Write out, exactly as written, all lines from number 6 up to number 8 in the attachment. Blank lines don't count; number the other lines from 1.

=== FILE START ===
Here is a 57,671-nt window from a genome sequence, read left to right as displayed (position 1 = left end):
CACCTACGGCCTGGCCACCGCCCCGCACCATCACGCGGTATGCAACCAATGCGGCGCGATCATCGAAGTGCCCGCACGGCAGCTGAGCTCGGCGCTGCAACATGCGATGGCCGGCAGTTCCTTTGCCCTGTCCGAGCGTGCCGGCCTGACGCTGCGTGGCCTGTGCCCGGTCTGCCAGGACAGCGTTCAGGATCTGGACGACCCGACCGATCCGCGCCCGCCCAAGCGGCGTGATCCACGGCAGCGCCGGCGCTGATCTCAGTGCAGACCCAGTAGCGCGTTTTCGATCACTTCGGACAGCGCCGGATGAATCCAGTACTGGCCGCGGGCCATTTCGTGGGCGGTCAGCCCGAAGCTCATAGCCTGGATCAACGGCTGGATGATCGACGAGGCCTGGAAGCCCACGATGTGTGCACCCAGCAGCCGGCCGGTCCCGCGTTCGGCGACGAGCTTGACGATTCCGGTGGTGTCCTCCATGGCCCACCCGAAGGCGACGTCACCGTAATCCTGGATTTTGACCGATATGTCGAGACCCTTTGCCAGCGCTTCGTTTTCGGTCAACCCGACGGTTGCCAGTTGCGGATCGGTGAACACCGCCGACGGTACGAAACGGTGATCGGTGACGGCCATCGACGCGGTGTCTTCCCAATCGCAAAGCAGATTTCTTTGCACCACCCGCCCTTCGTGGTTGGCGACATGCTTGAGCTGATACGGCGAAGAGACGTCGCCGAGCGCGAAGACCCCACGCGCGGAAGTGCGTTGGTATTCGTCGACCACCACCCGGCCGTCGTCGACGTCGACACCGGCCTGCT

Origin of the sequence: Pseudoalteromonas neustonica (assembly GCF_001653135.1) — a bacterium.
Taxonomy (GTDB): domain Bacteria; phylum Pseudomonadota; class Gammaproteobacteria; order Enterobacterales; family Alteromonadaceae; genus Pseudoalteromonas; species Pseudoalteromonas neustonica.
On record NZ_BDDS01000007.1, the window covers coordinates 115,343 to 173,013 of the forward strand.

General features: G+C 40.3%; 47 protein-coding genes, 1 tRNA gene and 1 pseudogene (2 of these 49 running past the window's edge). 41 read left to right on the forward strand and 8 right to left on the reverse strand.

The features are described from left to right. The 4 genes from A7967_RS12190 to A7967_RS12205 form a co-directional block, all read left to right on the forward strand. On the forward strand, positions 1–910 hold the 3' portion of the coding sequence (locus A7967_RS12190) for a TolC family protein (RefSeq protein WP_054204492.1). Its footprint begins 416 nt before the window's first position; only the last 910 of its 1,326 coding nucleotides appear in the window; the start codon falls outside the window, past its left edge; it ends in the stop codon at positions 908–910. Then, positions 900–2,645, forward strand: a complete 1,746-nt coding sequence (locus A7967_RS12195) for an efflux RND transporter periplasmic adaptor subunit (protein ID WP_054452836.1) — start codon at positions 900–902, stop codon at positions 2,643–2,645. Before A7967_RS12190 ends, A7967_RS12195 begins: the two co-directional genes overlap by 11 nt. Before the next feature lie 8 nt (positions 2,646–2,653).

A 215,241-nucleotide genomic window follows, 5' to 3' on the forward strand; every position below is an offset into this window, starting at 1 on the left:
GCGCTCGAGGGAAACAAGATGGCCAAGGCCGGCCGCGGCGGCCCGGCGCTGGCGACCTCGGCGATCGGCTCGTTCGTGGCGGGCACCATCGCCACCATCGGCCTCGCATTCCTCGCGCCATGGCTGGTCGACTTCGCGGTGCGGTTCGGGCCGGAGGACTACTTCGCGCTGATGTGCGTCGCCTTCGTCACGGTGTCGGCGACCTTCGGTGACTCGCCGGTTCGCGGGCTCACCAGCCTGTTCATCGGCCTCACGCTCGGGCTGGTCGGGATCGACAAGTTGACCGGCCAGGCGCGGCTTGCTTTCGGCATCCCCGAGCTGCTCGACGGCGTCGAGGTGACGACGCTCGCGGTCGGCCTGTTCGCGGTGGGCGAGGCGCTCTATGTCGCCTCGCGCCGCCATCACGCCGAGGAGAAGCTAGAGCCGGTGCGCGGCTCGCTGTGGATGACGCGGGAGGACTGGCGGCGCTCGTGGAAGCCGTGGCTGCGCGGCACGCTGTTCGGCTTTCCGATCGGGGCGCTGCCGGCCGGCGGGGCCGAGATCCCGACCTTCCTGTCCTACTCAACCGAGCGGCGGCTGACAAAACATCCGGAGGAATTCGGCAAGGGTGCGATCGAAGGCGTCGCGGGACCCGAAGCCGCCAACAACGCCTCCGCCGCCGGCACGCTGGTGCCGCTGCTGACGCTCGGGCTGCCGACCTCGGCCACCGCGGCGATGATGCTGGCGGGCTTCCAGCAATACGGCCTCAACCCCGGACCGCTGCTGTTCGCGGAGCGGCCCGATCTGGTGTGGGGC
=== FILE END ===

General features: G+C 40.3%; 47 protein-coding genes, 1 tRNA gene and 1 pseudogene (2 of these 49 running past the window's edge). 41 read left to right on the forward strand and 8 right to left on the reverse strand.

The features are described from left to right. The 4 genes from A7967_RS12190 to A7967_RS12205 form a co-directional block, all read left to right on the forward strand. On the forward strand, positions 1–910 hold the 3' portion of the coding sequence (locus A7967_RS12190) for a TolC family protein (RefSeq protein WP_054204492.1). Its footprint begins 416 nt before the window's first position; only the last 910 of its 1,326 coding nucleotides appear in the window; the start codon falls outside the window, past its left edge; it ends in the stop codon at positions 908–910. Then, positions 900–2,645, forward strand: a complete 1,746-nt coding sequence (locus A7967_RS12195) for an efflux RND transporter periplasmic adaptor subunit (protein ID WP_054452836.1) — start codon at positions 900–902, stop codon at positions 2,643–2,645. Before A7967_RS12190 ends, A7967_RS12195 begins: the two co-directional genes overlap by 11 nt. Before the next feature lie 8 nt (positions 2,646–2,653).

A 215,241-nucleotide genomic window follows, 5' to 3' on the forward strand; every position below is an offset into this window, starting at 1 on the left: